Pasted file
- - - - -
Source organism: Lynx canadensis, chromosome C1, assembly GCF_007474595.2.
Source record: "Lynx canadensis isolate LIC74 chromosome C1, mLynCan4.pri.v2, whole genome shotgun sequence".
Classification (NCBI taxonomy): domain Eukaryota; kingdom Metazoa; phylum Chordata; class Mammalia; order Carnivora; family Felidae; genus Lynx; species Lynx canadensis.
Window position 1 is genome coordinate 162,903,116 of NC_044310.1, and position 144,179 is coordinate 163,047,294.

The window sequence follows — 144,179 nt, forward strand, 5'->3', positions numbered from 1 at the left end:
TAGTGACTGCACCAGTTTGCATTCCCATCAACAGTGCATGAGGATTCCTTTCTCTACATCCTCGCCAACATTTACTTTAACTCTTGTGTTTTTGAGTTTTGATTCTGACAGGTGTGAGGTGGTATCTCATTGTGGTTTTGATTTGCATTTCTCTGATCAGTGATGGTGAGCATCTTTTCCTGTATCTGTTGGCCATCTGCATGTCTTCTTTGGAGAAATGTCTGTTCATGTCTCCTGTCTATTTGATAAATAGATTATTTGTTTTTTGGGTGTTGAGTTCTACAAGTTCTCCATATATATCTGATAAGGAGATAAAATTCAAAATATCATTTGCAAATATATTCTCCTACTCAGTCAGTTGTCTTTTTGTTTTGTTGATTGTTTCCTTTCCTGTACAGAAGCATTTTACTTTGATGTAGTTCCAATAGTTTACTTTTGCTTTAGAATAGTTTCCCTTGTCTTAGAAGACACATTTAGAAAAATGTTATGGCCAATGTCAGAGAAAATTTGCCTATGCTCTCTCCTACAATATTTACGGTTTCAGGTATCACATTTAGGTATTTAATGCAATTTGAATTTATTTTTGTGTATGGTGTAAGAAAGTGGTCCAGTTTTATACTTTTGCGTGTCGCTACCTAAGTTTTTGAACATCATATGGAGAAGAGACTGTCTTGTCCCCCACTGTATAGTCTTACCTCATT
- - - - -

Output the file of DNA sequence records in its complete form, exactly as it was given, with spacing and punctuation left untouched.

Source organism: Lynx canadensis, chromosome C1, assembly GCF_007474595.2.
Source record: "Lynx canadensis isolate LIC74 chromosome C1, mLynCan4.pri.v2, whole genome shotgun sequence".
Classification (NCBI taxonomy): domain Eukaryota; kingdom Metazoa; phylum Chordata; class Mammalia; order Carnivora; family Felidae; genus Lynx; species Lynx canadensis.
Window position 1 is genome coordinate 162,903,116 of NC_044310.1, and position 144,179 is coordinate 163,047,294.

The window sequence follows — 144,179 nt, forward strand, 5'->3', positions numbered from 1 at the left end:
TAGTGACTGCACCAGTTTGCATTCCCATCAACAGTGCATGAGGATTCCTTTCTCTACATCCTCGCCAACATTTACTTTAACTCTTGTGTTTTTGAGTTTTGATTCTGACAGGTGTGAGGTGGTATCTCATTGTGGTTTTGATTTGCATTTCTCTGATCAGTGATGGTGAGCATCTTTTCCTGTATCTGTTGGCCATCTGCATGTCTTCTTTGGAGAAATGTCTGTTCATGTCTCCTGTCTATTTGATAAATAGATTATTTGTTTTTTGGGTGTTGAGTTCTACAAGTTCTCCATATATATCTGATAAGGAGATAAAATTCAAAATATCATTTGCAAATATATTCTCCTACTCAGTCAGTTGTCTTTTTGTTTTGTTGATTGTTTCCTTTCCTGTACAGAAGCATTTTACTTTGATGTAGTTCCAATAGTTTACTTTTGCTTTAGAATAGTTTCCCTTGTCTTAGAAGACACATTTAGAAAAATGTTATGGCCAATGTCAGAGAAAATTTGCCTATGCTCTCTCCTACAATATTTACGGTTTCAGGTATCACATTTAGGTATTTAATGCAATTTGAATTTATTTTTGTGTATGGTGTAAGAAAGTGGTCCAGTTTTATACTTTTGCGTGTCGCTACCTAAGTTTTTGAACATCATATGGAGAAGAGACTGTCTTGTCCCCCACTGTATAGTCTTACCTCATT